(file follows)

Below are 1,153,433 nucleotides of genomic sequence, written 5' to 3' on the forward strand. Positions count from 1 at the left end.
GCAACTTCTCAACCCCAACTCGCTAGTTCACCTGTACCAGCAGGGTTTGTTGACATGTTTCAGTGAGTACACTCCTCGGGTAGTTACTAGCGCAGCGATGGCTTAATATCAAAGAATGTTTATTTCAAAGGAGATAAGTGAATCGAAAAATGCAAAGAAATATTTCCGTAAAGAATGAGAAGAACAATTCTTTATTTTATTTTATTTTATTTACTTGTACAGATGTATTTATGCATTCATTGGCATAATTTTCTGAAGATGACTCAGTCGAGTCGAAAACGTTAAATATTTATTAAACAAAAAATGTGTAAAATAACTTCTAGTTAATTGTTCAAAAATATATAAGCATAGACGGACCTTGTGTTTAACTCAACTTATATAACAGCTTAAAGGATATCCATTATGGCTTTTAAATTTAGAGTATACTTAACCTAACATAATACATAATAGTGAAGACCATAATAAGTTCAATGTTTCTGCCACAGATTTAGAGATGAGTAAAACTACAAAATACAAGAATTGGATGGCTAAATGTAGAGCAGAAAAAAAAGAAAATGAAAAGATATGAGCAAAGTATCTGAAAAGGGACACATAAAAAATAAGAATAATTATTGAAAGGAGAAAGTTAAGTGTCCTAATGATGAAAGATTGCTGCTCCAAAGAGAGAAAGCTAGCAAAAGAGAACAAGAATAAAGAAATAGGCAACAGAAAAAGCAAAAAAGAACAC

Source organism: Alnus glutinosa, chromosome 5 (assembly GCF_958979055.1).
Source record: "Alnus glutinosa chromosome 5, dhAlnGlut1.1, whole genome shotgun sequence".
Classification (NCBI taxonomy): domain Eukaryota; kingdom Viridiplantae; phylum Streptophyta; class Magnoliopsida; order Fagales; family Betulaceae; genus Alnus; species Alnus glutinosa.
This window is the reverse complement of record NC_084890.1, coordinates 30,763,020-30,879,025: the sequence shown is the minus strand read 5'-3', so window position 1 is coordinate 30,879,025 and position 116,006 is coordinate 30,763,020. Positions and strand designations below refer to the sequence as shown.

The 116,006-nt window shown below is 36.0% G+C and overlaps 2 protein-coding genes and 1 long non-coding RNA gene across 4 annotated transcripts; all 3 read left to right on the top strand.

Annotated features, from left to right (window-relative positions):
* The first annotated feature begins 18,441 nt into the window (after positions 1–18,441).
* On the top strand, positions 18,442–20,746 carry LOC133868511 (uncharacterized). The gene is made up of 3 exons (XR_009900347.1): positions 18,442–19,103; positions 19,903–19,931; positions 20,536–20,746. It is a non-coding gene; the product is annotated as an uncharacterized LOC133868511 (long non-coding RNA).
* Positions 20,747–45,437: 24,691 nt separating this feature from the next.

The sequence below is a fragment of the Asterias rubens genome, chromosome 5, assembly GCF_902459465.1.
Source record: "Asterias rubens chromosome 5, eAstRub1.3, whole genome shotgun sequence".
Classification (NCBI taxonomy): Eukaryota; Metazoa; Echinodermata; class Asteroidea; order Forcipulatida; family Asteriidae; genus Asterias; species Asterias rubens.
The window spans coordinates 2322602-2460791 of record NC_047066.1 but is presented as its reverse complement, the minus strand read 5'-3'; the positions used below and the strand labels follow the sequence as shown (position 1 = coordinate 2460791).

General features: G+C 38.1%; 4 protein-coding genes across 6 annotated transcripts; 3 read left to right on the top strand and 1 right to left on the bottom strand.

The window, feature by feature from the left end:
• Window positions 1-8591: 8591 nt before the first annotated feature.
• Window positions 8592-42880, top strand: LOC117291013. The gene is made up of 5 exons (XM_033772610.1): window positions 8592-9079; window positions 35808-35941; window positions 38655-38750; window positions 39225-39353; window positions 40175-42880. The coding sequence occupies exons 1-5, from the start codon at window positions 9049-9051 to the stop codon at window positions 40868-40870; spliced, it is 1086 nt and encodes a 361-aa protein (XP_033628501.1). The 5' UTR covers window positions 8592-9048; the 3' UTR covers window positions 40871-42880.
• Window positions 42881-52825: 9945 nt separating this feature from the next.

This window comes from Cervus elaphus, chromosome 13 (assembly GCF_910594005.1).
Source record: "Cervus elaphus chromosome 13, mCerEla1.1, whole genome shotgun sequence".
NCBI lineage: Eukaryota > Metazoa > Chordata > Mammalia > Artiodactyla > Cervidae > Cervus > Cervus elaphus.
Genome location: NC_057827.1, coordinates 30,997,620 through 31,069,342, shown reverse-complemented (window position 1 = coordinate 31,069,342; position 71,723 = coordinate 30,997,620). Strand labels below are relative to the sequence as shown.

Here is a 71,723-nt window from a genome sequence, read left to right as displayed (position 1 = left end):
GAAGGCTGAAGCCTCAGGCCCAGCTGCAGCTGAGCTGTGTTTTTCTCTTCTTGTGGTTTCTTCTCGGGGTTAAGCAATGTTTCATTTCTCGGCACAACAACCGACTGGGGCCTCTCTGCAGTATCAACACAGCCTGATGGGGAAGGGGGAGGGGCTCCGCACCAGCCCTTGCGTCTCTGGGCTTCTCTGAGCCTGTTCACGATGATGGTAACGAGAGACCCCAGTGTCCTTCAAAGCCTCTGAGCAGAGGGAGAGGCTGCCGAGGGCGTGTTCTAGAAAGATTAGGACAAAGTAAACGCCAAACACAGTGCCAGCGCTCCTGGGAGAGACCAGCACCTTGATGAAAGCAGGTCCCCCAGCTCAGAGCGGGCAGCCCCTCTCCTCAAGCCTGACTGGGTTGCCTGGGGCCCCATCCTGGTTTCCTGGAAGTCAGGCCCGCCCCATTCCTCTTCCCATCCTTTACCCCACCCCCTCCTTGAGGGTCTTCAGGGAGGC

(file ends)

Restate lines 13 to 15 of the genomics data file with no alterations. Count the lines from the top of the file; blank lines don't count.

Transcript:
Source record: "Asterias rubens chromosome 5, eAstRub1.3, whole genome shotgun sequence".
Classification (NCBI taxonomy): Eukaryota; Metazoa; Echinodermata; class Asteroidea; order Forcipulatida; family Asteriidae; genus Asterias; species Asterias rubens.
The window spans coordinates 2322602-2460791 of record NC_047066.1 but is presented as its reverse complement, the minus strand read 5'-3'; the positions used below and the strand labels follow the sequence as shown (position 1 = coordinate 2460791).